(A) Two cell populations, namely Sox2-MBhigh and the Sox2-MBlow, were first selected on Annexin-V- cells and then by comparing the nonspecific-MB fluorescent signal to the Sox2-MB fluorescent signal. (B) After 1 wk, sphere-forming efficiency was calculated from the Sox2-MBhigh and the Sox2-MBlow populations as well as non-sorted primary mouse hippocampus isolated cells. (C and D) Images of 1 wk old spheres generated from sorted Sox2-MBlow cells and Sox2-MBhigh cells (scale bar  = 25 µm). (E) Neurospheres from the Sox2-MBhigh and the Sox2-MBlow populations were serially passaged and cumulative population doublings was calculated. (F) In vitro cultured neurosphere mRNA expression of Sox2 was analyzed by RT-PCR and compared to MEFs. (G) Two cell populations, namely Sox2-MBhigh and Sox2-MBlow, were selected by comparing the nonspecific-MB fluorescent signal to the Sox2-MB fluorescent signal. (H) After 1 wk, sphere-forming efficiencies were calculated. (I) Neurospheres formed by the Sox2-MBhigh and the Sox2-MBlow populations were stained for Sox2 and Nestin, or secondary antibodies only (control) (scale bar  = 50 µm). Error bars represent the mean ± SEM. Asterisks denotes statistical significance ((n = 5 samples *p<0.05, n = 3 samples***p<0.001).

https://doi.org/10.1371/journal.pone.0049874.g004

Statistical Analysis

The two-tailed unpaired Student's t-test was used to analyze if a difference in two data sets was statistically significant. A p-value of less than 0.05 was considered significant (*p<0.05, **p<0.01 ***p<0.001). All the error bars represent the standard error of the mean (S.E.M.).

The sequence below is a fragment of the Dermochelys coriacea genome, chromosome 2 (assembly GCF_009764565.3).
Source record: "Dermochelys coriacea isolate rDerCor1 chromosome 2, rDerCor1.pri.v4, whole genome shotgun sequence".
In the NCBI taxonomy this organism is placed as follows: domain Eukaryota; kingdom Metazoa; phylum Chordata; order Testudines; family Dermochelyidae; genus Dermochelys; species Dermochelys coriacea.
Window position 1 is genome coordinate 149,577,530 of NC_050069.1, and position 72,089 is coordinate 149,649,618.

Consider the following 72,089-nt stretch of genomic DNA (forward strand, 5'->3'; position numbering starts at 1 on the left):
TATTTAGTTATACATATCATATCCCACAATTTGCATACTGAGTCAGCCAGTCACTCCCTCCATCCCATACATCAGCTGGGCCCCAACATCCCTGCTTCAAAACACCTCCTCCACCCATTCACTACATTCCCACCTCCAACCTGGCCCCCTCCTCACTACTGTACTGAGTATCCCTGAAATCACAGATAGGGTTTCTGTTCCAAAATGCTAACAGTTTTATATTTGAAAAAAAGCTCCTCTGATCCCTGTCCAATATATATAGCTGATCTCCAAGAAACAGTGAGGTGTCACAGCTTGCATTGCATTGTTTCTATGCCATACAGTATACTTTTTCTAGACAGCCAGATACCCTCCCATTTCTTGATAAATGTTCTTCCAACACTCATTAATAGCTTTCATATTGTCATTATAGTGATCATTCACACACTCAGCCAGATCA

Results

Sox2-MBs detect their targets and discriminate between Sox2-positive and Sox2-negative cells

Four different MBs targeting Sox2 (Sox2-MBs) were designed (Figure 1B). To determine their sensitivity to their complementary target sequences, we measured Cy3 emission from the candidate Sox2-MBs in vitro in the presence and absence of their targets (Figure 1C and 1D). For all MBs assayed, a difference of 12-fold or more in Cy3 fluorescence was seen between the presence and absence of the complementary sequences, indicating functional molecular beacon reporting for all four candidates.

We then assayed if our Sox2-MBs could be used to distinguish between Sox2-negative and Sox2-positive cell populations (i.e. if the MBs would recognize their targets in the complex milieu in vivo within the cell). As a model system to study the activity of our beacon, we choose mES, which are known to express Sox2. MEFs were used as negative control. Sox2 expression was first confirmed by RT-PCR (Figure 2A). MBs were delivered to cells using as a delivery vehicle the cationic micelles, consisting of a hydrophobic core, a hydrophilic corona of poly(ethylene glycol), and a cationic poly(ethylene imine) chain embedded in the corona [12]. As expected, when Sox2-negative MEFs were treated with the candidate Sox2-MBs or nonspecific-MB and analyzed by flow cytometry, neither showed a fluorescence signal (Figure 2B, Figure S1A). In contrast, when the Sox2-MBs were incubated with mES cells, two of the MBs (Sox2-MB1 and Sox2-MB3) clearly displayed an increase in fluorescent as detected by microscopy (Figure S2), whereas the nonspecific-MB (Sox2-MB2 and Sox2-MB4) did not show fluorescence over background in both the feeder cultures and the mES colonies. Similar results were obtained by flow cytometry: Sox2-MB1 and Sox2-MB3 showed a 2.6 and 4.6-fold higher mean fluorescence signal as compared with the nonspecific-MB (Figure 2C, Figure S1B). Based on these results from microscopy and flow cytometry, we selected Sox2-MB3 for further study (from hereon referred to simply as Sox2-MB; 5′ Cy3-CCTCGGTACTTATCCTTCTTCATCGAGG-BHQ2 3′).